The intricately carved wooden lovespoon has traditionally been used as a token of affection in Wales. Each spoon could contain different meanings as shown by the use of various symbols, for instance: a chain would mean a wish to be together forever; a diamond would mean wealth or good fortune; a cross would mean faith; a flower would mean affection; or a dragon for protection. Many sailors carved spoons as they had much free time at sea on their long voyages, they would carve such symbols as anchors or ships into the spoon. Although the Welsh lovespoon has its unique qualities, other styles of lovespoons have been made in Scandinavia and Eastern Europe, particularly Romania.
In Botswana, a republic in southern Africa the wooden spoon is used as a token to share duties, responsibilities and knowledge, the holder contributes to the work in whatever small way, like a group contributing to a dish by adding ingredients, mixed with the spoon.
In the Philippines, wooden rice spoons with carved sacred images of bulul representing deities or ancestral spirits (anito) are traditional among the Ifugao people. Despite the animistic carvings, they are everyday utensils used for eating rice or soups or serving wine. Today, they are commonly sold as souvenirs to tourists.
In Romania, in the city of Câmpulung Moldovenesc, there is the Wooden Spoons Museum, a museum displaying the collection of wooden spoons from Romania and the world of a now deceased Romanian history professor.
In the Philippines, giant wooden spoons and forks are traditionally hung in the dining room, framed, or placed inside a cabinet. Both are the most common traditional utensil pairing in the Philippines (as opposed to the knife and fork as in western countries). Along with a painting or tapestry of the Last Supper, they are some of the more ubiquitous decorations in Filipino homes. They are regarded as symbols of good health.
Jim Morasco sent in an email with an excellent question on staining. Jim writes:
I was wondering if you have any tips on preparing a piece for staining? Most of the time I end up painting something I intended to stain because the wood looks damaged. I try sanding but sometime it gets worse. Thanks!”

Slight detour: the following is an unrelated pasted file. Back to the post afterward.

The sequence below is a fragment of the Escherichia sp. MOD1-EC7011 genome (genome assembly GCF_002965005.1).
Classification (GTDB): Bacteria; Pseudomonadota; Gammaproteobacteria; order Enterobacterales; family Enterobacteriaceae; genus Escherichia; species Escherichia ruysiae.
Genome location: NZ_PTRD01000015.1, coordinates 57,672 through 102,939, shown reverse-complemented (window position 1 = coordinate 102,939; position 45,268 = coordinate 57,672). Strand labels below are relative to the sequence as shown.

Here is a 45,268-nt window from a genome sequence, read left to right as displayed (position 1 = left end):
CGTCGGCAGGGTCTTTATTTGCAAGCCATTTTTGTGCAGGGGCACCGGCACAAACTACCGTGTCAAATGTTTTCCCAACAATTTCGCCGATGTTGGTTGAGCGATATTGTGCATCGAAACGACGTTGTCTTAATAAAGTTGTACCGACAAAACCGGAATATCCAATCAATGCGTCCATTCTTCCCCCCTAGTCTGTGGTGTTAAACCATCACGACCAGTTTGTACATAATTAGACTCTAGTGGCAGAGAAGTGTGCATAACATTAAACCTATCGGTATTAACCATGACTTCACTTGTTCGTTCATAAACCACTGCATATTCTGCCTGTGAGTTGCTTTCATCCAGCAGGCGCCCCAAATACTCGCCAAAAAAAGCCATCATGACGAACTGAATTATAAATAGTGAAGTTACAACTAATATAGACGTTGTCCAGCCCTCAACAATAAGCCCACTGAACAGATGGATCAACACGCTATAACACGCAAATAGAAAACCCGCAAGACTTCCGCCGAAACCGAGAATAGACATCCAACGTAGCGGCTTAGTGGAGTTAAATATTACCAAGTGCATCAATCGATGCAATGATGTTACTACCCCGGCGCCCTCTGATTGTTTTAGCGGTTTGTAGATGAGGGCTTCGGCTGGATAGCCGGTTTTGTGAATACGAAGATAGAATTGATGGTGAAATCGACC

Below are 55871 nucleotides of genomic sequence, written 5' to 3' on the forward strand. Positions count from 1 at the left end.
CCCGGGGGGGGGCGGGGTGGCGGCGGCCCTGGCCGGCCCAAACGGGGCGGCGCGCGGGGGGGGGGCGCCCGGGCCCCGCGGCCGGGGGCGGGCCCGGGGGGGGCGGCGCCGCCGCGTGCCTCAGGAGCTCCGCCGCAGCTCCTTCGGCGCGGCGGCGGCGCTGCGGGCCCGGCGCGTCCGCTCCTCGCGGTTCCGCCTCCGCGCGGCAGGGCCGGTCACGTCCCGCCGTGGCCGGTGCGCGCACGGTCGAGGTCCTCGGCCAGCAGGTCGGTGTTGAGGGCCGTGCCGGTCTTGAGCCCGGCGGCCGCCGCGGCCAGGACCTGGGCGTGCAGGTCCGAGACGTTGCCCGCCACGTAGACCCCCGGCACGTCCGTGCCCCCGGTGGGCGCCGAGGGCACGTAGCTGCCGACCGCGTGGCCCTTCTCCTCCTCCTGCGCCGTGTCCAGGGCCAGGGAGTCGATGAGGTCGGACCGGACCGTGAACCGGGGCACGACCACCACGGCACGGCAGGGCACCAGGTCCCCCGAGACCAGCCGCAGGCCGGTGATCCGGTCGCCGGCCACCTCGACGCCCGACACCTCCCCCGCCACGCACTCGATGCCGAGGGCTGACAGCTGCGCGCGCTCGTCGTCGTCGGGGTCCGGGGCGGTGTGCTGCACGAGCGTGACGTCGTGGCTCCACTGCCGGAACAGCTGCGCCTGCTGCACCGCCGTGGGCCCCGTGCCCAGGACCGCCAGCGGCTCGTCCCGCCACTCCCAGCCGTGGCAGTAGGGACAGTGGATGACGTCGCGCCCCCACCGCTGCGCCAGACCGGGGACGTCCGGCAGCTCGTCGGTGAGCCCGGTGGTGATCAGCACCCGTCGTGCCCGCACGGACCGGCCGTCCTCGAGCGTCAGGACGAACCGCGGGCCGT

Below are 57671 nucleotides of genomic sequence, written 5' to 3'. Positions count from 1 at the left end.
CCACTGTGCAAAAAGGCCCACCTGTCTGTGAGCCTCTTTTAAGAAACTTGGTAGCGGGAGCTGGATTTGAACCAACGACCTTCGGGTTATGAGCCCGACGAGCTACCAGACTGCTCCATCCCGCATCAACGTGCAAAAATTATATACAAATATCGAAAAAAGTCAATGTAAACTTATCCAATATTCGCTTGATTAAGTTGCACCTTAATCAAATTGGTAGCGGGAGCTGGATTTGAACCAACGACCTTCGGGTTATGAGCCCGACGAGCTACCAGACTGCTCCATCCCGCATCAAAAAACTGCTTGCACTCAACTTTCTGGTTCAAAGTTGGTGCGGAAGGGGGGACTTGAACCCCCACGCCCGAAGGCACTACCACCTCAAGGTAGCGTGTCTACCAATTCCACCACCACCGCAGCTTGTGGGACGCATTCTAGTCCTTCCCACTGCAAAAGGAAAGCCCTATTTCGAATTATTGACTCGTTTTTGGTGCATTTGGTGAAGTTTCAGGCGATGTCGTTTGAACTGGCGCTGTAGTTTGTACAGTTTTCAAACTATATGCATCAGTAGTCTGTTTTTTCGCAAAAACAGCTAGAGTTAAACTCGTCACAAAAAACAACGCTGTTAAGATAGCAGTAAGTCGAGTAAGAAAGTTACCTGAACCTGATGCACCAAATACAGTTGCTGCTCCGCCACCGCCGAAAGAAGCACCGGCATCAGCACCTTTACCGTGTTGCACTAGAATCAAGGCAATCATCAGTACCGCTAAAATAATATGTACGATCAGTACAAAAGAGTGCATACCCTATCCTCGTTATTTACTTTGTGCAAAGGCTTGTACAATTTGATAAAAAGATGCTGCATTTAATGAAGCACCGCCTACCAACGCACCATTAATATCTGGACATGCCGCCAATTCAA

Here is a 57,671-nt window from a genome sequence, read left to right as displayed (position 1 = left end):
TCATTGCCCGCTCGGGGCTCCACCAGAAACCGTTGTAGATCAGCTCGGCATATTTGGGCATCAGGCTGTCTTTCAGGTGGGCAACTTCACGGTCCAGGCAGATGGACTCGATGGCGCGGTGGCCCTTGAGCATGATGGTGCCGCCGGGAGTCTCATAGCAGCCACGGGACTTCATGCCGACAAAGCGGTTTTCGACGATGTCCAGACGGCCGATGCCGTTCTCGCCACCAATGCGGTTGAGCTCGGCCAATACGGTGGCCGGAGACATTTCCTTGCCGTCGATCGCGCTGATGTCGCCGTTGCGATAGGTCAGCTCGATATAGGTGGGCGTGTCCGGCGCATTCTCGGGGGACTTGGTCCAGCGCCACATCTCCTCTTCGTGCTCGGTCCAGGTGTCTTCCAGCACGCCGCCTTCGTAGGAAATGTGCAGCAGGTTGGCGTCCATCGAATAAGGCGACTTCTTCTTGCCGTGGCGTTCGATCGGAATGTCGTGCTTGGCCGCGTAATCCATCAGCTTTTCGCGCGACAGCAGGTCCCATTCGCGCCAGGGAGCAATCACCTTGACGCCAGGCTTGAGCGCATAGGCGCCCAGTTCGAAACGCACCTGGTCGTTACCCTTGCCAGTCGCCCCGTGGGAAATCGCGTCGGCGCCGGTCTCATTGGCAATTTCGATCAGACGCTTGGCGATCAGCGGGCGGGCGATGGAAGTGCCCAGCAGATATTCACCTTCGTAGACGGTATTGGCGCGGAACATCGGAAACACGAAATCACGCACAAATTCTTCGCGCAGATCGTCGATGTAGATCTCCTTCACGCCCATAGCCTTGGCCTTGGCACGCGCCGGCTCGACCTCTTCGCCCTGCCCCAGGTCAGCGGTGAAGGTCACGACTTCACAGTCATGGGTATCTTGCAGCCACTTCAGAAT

That’s a great question, Jim! Staining wood carvings can be really tricky and if not done properly you can ruin a perfectly good carving in the process. The problem when staining a wood carving is that all of the end grain of the carving soaks up the stain more the sides leaving the unsightly dark blotches many of us have experienced. What I have found when staining a wood carving is that you need to seal the wood before staining. There is a sanding sealer on the market that some carvers use although I have never tried it. You really just need to apply any kind of wood sealer to the carving first before applying the stain. This helps to prevent the stain from soaking into the end grain. Polyurethane or lacquer both work well. I use Deft spay lacquer with success. The key is to be sure your carving is well coated with the sealer, especially on the end grain. As always, it’s a good idea to practice on a scrap piece of wood first.
John Pearson sent in an email with a suggestion in response to my request for recommendations for wood carving suppliers. John writes:
I exclusively use Heinecke Wood Products for basswood. They supply their Northern Wisconsin basswood to many well known carvers.
Thanks for the suggestion, John! I too, like so many other (noted) wood carvers Use Heinecke basswood exclusively. In my opinion they have the best quality basswood you can find anywhere. I’ve never been disappointed with basswood from Heinecke Wood Products. I will make sure to put them on the list!
We need your contributions to Wood Chip Chatter! A few days ago I mentioned that I’m going to put together a list of woodcarving suppliers and asked for anyone who had suggestions to please send them in. So far I have only gotten two (2) suggestions. Wood Chip Chatter is the type of blog that thrives on the contributions (questions, comments, suggestions) from its readers. I’m sure there are more than two woodcarving suppliers out there so let’s hear from you so we can make this list more comprehensive and worthwhile. Send your suggestions in to firstname.lastname@example.org or just click on the Comments button. Thanks for pitching in!
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Keep a sharp edge and keep on carvin’!